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Trained Observers’ Ratings of Adolescents’ Social Anxiety and Social Skills within Controlled, Cross-Contextual Social Interactions with Unfamiliar Peer Confederates

  • Lara E. Glenn
  • Lauren M. Keeley
  • Sebastian Szollos
  • Hide Okuno
  • Xuechun Wang
  • Erica Rausch
  • Danielle E. Deros
  • Jeremy N. Karp
  • Noor Qasmieh
  • Bridget A. Makol
  • Tara M. Augenstein
  • Melanie F. Lipton
  • Sarah J. Racz
  • Lindsay Scharfstein
  • Deborah C. Beidel
  • Andres De Los Reyes
Article

Abstract

Adolescents at a high-risk for experiencing social anxiety display elevated distress and social skills deficits in social interactions with unfamiliar peers. However, not all adolescents find the same interactions distressing, necessitating an approach that is sensitive to key aspects of the social contexts in which interactions manifest. Along these lines, socially anxious adolescents may display significant impairments within interactions with unfamiliar peers, and yet a core challenge in clinical assessment involves simulating social interactions with unfamiliar peers. Recent work suggests that one can construct cross-contextual interaction tasks using personnel trained to resemble unfamiliar same-age peers. This study examined the psychometric properties of independent observers’ ratings of adolescents’ social anxiety and social skills within these tasks. Eighty-nine adolescents (M = 14.50 years; 30 clinic-referred; 59 community control) and their parents completed reports of adolescent social anxiety on parallel surveys. Adolescents participated in a series of counterbalanced tasks with trained unfamiliar peer confederates. These tasks assessed adolescents’ reactions to interactions with unfamiliar peers within unstructured versus structured social contexts. Two trained observers independently completed behavioral ratings of adolescents using a well-established coding system, and peer confederates completed survey reports about social anxiety for the adolescents with whom they interacted. Observers’ ratings related to informants’ survey reports of adolescent social anxiety and social skills. Observers’ ratings distinguished adolescents on referral status. Observers rated adolescents’ social anxiety highest and social skills lowest during unstructured social contexts, relative to structured social contexts. These findings have important implications for constructing evidence-based, cross-contextual behavioral assessments of adolescents’ social anxiety.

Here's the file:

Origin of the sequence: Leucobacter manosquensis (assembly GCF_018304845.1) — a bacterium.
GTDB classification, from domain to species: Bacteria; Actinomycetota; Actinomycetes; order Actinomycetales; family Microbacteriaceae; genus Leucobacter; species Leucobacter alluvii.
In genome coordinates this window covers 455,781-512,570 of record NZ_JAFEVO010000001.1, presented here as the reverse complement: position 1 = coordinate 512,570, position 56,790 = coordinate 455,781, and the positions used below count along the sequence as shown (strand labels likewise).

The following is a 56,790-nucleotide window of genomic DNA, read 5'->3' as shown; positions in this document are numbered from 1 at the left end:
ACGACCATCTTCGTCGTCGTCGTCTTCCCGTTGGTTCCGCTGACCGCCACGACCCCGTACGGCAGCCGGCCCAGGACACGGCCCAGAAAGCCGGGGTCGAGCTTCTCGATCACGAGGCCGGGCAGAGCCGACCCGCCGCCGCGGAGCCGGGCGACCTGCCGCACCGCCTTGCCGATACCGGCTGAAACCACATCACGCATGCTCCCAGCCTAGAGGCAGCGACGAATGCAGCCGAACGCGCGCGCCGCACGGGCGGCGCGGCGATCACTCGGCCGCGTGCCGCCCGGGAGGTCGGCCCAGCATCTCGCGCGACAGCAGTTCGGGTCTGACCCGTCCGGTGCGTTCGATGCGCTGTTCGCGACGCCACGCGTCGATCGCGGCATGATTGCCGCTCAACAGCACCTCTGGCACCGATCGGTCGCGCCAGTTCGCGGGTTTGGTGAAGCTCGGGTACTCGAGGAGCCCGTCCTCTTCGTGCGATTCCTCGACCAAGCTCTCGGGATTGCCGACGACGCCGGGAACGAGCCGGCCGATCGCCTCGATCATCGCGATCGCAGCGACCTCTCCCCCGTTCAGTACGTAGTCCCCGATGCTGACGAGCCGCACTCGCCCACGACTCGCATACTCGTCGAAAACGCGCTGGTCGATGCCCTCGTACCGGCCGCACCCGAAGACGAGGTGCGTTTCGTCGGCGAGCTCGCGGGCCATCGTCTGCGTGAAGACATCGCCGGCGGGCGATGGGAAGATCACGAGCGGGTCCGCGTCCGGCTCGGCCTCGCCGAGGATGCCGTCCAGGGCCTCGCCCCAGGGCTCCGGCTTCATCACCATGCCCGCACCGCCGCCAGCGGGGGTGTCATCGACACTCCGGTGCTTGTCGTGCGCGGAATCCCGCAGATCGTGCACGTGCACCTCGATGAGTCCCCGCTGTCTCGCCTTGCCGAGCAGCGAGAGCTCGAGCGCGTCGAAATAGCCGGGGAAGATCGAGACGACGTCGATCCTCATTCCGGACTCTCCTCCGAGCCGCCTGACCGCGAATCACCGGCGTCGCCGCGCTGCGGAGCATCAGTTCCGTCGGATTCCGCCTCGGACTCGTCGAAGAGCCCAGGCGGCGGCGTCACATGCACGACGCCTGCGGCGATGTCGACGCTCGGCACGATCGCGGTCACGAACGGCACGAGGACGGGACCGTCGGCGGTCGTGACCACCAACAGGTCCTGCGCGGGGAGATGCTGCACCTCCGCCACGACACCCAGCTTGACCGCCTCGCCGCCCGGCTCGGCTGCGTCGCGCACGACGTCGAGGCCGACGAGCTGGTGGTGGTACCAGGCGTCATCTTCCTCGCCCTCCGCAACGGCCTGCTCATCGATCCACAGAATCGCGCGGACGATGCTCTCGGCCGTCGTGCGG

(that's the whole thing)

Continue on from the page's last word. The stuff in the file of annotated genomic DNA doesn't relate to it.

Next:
Keywords

Adolescence Behavioral assessment Social anxiety Social skills Unfamiliar peers 

Notes

Funding

This work was supported, in part, by an internal grant from the University of Maryland at College Park (College of Behavioral and Social Sciences Dean’s Research Initiative) awarded to the last author.

Compliance with Ethical Standards

Conflict of Interest

Lara E. Glenn, Lauren M. Keeley, Sebastian Szollos, Hide Okuno, Xuechun Wang, Erica Rausch, Danielle E. Deros, Jeremy N. Karp, Noor Qasmieh, Bridget A. Makol, Tara M. Augenstein, Melanie F. Lipton, Sarah J. Racz, Lindsay Scharfstein, Deborah C. Beidel and Andres De Los Reyes declare that they have no conflict of interest.

Experiment Participants

All procedures performed in studies involving human participants were in accordance with the ethical standards of the University of Maryland at College Park’s Institutional Review Board declaration and its later amendments or comparable ethical standards. Informed consent was obtained from all individual participants in the study.

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Copyright information

© Springer Science+Business Media, LLC, part of Springer Nature 2018

Authors and Affiliations

  • Lara E. Glenn
    • 1
    • 2
  • Lauren M. Keeley
    • 1
    • 2
  • Sebastian Szollos
    • 1
    • 2
  • Hide Okuno
    • 1
    • 2
  • Xuechun Wang
    • 1
    • 2
  • Erica Rausch
    • 1
    • 2
  • Danielle E. Deros
    • 1
    • 2
  • Jeremy N. Karp
    • 1
    • 2
  • Noor Qasmieh
    • 1
    • 2
  • Bridget A. Makol
    • 1
    • 2
  • Tara M. Augenstein
    • 1
    • 2
  • Melanie F. Lipton
    • 1
    • 2
  • Sarah J. Racz
    • 1
    • 2
  • Lindsay Scharfstein
    • 3
  • Deborah C. Beidel
    • 4
  • Andres De Los Reyes
    • 1
    • 2
  1. 1.University of Maryland at College ParkCollege ParkUSA
  2. 2.Comprehensive Assessment and Intervention Program, Department of PsychologyUniversity of MarylandCollege ParkUSA
  3. 3.Center for Anxiety and Behavioral ChangeRockvilleUSA
  4. 4.UCF RESTORESUniversity of Central FloridaOrlandoUSA

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